Gender and Monitoring: A Review of Practical Experiences. Paper Prepared for the Swiss Agency for Development and Co-operation (2001), Paola Brambilla, Brighton:  BRIDGE, Institute of Development Studies, Document&langID=1  (last accessed  April  2014),  25  pp.

Aiming to be a practical tool that can be used to integrate a gender approach into existing monitoring and evaluation (M&E) mechanisms, this paper first defines M&E, goes on to look at how indicators can be made gender-sensitive, who should be involved in this process, and when they should be used during the project cycle. The paper includes case studies of implementation of gender monitoring at different levels and the following recommendations are made: indicators must be both qualitative and quantitative and take account of contextual factors; there is a need for participation of  women and men  in the target group  in M&E  processes; and gender- disaggregated indicators are necessary, but not sufficient. They must be complemented by qualitative analysis and baseline data in order to track changes of gender relations.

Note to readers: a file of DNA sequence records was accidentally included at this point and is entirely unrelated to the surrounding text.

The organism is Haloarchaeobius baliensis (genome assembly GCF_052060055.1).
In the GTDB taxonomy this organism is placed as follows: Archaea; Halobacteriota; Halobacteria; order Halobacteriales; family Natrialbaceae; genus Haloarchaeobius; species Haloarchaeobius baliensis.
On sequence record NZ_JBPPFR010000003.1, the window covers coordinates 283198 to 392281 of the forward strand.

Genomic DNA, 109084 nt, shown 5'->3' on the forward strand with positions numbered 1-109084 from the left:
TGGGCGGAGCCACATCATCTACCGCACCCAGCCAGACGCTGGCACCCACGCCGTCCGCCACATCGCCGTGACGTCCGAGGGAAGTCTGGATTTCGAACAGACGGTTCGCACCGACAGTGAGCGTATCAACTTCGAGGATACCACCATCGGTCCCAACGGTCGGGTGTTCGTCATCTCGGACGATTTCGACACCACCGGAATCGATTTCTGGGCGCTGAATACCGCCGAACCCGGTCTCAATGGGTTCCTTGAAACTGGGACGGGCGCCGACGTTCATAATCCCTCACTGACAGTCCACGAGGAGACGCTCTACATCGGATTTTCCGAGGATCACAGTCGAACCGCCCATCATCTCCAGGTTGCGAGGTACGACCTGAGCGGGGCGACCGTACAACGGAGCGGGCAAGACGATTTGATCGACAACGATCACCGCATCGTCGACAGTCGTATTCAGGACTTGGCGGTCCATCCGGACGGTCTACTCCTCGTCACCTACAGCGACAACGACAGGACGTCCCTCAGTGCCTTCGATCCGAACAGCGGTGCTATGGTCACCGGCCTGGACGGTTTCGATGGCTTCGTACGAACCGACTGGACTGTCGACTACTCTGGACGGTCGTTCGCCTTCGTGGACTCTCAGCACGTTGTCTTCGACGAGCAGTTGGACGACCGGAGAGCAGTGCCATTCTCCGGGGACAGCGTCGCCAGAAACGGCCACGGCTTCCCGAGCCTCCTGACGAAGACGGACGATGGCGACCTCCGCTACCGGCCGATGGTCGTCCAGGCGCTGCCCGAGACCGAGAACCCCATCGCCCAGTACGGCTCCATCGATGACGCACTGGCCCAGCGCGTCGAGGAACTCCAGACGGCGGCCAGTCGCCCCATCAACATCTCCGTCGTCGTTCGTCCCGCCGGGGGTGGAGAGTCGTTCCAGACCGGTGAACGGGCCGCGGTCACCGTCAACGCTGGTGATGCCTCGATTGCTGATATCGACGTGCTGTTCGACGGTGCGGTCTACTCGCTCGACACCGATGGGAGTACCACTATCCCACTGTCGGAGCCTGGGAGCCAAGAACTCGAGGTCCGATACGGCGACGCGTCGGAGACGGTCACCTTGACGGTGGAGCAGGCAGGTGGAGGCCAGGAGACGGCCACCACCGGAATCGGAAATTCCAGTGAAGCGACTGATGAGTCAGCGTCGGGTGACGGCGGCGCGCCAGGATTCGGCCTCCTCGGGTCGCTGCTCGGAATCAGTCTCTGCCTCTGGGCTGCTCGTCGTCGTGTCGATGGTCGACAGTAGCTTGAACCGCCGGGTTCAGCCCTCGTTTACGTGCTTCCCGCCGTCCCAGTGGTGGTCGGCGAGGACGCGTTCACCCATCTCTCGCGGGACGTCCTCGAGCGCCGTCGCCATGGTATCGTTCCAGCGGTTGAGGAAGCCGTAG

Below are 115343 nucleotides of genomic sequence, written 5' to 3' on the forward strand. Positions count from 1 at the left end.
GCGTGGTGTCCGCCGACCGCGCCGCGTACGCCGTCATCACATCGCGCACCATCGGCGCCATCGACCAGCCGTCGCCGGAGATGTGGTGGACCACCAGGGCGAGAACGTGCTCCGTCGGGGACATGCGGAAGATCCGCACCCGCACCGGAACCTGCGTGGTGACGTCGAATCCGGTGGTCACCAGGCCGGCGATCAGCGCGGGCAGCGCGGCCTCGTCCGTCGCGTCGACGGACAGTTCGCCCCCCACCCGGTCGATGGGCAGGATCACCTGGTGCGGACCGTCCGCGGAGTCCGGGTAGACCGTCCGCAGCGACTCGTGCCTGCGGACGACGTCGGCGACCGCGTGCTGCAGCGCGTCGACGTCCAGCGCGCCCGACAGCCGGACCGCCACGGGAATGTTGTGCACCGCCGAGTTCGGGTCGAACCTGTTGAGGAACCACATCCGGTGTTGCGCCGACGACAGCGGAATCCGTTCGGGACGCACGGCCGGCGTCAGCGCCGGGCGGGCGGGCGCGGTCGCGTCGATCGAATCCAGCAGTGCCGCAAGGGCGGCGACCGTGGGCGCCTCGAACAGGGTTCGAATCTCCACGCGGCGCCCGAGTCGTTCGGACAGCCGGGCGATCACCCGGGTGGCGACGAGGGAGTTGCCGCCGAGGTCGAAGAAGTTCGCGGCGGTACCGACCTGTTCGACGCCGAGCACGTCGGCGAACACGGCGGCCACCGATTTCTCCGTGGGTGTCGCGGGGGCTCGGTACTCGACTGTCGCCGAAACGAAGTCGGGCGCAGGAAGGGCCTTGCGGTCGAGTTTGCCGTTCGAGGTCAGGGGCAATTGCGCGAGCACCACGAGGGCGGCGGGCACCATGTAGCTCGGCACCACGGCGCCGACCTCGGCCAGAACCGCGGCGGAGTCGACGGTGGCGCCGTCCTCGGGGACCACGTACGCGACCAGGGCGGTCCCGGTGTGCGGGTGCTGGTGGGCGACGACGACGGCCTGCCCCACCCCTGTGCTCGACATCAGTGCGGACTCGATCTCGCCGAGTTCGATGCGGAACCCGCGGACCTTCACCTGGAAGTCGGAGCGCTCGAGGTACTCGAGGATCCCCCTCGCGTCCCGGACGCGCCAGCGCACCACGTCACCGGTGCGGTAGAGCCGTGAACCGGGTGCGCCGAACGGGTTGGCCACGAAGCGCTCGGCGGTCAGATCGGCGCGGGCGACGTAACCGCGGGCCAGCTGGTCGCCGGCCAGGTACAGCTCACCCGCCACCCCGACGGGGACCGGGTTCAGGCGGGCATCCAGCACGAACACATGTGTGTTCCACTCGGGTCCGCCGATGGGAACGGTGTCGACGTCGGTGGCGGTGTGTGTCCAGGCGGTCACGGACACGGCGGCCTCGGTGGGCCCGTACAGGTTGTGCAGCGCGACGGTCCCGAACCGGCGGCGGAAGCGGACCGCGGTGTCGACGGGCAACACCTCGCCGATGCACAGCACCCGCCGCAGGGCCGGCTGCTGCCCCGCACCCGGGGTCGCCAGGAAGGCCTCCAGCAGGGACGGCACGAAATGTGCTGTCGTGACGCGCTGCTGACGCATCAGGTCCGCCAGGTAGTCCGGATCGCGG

Measuring Women’s Empowerment and Social Transformation in the Post-2015 Agenda (2014), Caroline Harper, Keiko Nowacka, Hanna Alder, and Gaëlle Ferrant, London: Overseas Development Institute, lications-opinion-files/8838.pdf (last accessed April 2014), 8 pp.